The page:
A handful of House Republicans were dealt a blow Friday in their fight against the requirement they be vaccinated against COVID-19 or stay out of the chamber in the upcoming session and participate by Zoom.
The six lawmakers – who include Jenny Graham from Spokane, Rob Chase from Liberty Lake and Bob McCaslin from Spokane Valley – claimed their constitutional rights would be violated by a rule being imposed by House Democratic leaders that one must show proof of vaccination to be present on the floor for debates and votes.
Without providing such proof, they’ll have to watch, debate and vote over the internet. Unlike the Senate, the House will not allow a negative test instead of a vaccination.
The House leaders, who form a 4-3 majority of the Executive Operations Committee, are not allowing exemptions for personal or religious reasons and are infringing on the right of free speech, the six lawmakers claimed in a lawsuit. They might also be violating the Voting Rights Act by depriving their constituents of their elected members’ ability to vote on legislation, it alleges.
“When these members are not allowed in House chambers, that’s equivalent to expulsion and there was no vote,” attorney Simon Serrano, of the Silent Majority Foundation, which bills itself as “a grass roots organization centered on protecting America’s constitution and theological foundation,” said in a Thurston County Superior Court hearing for an order temporarily blocking the vaccination rule.
Jeffrey Even, an assistant attorney general who handles many of the state’s electoral and legislative challenges, countered that the six were not, in fact, being expelled, by pulling the definition out of Black’s Law Dictionary.
“’Expulsion,’” he read, “ ‘to deprive a member … of his membership.’ That quite obviously is not happening here.”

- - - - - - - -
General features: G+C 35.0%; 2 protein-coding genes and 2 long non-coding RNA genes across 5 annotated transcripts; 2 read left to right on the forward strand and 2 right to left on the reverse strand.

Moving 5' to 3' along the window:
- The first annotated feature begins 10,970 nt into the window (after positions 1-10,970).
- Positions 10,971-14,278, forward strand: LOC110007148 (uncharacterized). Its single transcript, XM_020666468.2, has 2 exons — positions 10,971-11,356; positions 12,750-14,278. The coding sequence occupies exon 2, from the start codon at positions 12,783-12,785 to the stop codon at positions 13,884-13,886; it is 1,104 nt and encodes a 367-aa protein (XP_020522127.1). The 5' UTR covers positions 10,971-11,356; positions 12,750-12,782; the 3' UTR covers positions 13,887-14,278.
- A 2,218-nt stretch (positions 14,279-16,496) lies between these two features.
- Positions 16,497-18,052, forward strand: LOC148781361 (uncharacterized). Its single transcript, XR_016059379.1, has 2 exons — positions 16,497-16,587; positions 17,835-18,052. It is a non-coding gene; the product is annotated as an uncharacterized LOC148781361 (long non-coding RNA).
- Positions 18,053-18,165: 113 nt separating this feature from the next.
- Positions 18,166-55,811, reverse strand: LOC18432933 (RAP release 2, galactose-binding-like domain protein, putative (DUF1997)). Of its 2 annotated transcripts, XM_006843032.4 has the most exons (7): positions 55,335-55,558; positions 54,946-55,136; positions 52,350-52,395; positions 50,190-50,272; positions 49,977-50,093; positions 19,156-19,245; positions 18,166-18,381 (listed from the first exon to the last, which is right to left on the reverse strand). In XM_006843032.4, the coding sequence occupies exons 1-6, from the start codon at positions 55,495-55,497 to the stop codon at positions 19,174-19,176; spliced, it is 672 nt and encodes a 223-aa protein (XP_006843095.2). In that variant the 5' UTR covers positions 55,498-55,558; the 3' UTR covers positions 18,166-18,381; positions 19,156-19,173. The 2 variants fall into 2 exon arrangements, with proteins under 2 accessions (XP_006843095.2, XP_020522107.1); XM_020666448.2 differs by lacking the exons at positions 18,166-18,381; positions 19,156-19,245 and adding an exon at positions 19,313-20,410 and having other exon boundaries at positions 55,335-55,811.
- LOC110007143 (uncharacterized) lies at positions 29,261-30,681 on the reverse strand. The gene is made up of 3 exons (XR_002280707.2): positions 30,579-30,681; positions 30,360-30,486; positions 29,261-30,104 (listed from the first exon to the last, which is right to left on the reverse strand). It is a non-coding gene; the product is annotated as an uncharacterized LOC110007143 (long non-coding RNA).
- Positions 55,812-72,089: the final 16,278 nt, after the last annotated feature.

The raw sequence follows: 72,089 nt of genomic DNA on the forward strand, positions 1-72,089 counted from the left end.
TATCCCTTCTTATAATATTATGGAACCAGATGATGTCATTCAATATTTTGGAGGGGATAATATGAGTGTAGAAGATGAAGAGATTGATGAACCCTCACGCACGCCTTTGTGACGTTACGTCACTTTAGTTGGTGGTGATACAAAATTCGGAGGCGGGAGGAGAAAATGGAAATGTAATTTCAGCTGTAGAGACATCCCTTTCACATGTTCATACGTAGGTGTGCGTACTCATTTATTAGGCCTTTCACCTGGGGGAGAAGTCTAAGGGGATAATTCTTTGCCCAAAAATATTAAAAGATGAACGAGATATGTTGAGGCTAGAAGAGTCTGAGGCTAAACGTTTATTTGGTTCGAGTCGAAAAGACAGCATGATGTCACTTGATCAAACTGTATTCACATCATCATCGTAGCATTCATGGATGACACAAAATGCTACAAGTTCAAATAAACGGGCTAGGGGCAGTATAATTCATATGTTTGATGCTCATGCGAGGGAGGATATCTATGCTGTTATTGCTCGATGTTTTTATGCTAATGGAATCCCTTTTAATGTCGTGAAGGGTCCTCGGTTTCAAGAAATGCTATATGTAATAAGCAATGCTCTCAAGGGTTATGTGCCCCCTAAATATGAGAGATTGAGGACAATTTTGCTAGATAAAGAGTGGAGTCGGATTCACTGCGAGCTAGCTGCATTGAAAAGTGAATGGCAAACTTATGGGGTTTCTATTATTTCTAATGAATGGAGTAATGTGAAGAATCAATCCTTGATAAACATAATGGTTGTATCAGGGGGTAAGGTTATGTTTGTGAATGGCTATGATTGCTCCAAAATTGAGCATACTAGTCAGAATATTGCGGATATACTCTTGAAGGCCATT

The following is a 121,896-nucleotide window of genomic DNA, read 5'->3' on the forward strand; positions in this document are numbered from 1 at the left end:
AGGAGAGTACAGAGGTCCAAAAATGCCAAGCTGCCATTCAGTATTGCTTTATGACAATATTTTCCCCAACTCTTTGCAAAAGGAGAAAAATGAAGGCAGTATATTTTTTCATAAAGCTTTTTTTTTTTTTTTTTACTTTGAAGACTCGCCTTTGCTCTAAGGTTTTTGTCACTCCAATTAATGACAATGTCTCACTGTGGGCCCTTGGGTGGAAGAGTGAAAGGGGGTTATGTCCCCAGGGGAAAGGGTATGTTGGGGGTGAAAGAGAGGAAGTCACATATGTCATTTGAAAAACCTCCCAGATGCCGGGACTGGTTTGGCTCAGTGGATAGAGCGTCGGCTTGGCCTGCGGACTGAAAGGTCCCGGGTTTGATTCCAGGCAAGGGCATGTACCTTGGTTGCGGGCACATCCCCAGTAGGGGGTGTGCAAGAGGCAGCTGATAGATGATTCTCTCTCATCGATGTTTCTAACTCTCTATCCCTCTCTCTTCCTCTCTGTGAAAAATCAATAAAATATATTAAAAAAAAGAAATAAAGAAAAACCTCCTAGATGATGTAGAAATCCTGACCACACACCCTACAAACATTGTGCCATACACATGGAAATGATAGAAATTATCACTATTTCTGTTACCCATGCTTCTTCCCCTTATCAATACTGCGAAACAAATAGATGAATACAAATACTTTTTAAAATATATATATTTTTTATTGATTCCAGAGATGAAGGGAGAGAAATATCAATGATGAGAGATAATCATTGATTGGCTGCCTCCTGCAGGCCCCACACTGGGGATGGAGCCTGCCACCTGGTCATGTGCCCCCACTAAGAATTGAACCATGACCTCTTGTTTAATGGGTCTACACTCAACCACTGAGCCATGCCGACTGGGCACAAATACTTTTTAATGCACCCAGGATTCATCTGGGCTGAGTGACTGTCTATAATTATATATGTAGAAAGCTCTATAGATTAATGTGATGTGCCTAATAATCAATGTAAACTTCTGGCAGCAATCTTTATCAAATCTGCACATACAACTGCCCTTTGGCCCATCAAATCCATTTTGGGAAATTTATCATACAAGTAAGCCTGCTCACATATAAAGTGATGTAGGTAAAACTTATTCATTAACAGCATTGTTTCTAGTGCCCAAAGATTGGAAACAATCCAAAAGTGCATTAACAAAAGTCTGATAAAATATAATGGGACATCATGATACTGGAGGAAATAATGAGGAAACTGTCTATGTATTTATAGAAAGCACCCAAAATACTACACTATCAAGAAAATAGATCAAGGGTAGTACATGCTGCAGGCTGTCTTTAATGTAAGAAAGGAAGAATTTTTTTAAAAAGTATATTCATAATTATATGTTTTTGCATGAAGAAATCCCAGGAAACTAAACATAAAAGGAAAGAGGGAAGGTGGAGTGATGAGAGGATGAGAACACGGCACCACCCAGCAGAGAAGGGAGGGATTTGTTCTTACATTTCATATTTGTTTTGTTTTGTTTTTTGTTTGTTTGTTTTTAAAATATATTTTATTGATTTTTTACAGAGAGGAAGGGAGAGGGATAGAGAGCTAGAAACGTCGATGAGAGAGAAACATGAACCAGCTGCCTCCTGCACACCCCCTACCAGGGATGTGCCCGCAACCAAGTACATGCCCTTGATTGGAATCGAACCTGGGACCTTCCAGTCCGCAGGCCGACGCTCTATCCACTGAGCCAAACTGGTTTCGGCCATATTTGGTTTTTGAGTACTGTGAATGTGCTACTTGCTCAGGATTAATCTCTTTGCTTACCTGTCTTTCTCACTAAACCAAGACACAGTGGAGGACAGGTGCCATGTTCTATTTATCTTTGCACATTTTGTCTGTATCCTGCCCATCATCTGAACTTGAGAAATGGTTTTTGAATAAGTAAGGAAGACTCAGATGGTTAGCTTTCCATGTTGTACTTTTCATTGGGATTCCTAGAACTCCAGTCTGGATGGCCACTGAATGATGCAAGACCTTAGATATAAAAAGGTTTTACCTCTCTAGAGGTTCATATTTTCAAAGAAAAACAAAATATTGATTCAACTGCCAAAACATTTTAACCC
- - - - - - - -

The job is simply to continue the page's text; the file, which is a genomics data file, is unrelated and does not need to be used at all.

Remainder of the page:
House members don’t have a vaccine mandate, he said, so the rules don’t infringe on their personal or religious beliefs. They can participate in debates and vote remotely, like in the 2021 session, so there is no violation of the “one person, one vote” rule of the Voting Rights Act.
“If you don’t want to be vaccinated, that’s fine. You can still participate,” Even said. “It’s just that you’re not going to do it on the House floor.” In fact, not everyone who has proof of vaccination will be allowed on the floor for debates and votes because of social distancing rules, he added.
Legislating remotely isn’t the same as being there, Serrano argued, and in this year’s session, Graham was among lawmakers who sometimes had technical problems that hampered participation. Legislators who have tech problems should work with House staff to fix them, Even countered.
While many Republicans have balked at rules surrounding COVID protections in the workplace – which is what the House floor is for the six plaintiffs – there are some unusual aspects to their complaint. One is the reference to the Voting Rights Act, the latest version of which drew almost unanimous opposition from House Republicans. The other is the very act of asking a separate branch of government to tell the Legislature what it can and can’t do.
But desperate times sometimes call for desperate measures.
Superior Court Judge Mary Sue Wilson said she doesn’t believe the operations plan mandates vaccines and doesn’t have to decide whether it runs afoul of the Voting Rights Act or violates certain constitutional rights. The House adopted rules at the beginning of the 2021 session that give an Executive Committee with four Democrats and three Republicans the power to set rules for the chamber to operate and Chief Clerk Bernard Dean the authority to carry them out.
“The direct remedy within the House … would be to introduce a resolution that would modify or repeal (the rules),” she said.
She denied the preliminary injunction, saying the House members weren’t likely to succeed on their claims.
“Simply put, the plans do not prevent the plaintiff legislators from participating in the legislative process,” Wilson said.
Questions about violation of personal rights or religious freedom could apply with a vaccine mandate, but “I don’t read the plan on mandating vaccines,” Wilson said. The lawmakers had also argued in their documents that, with a new COVID variant, vaccines might not be as effective.
“I’m not wading into that,” she said.
While denying the preliminary injunction, Wilson said she wasn’t completely closing off their case. But based on a ruling by the state Supreme Court that the judiciary doesn’t interfere in the internal workings of the Legislature, she said the lawmakers aren’t likely to succeed.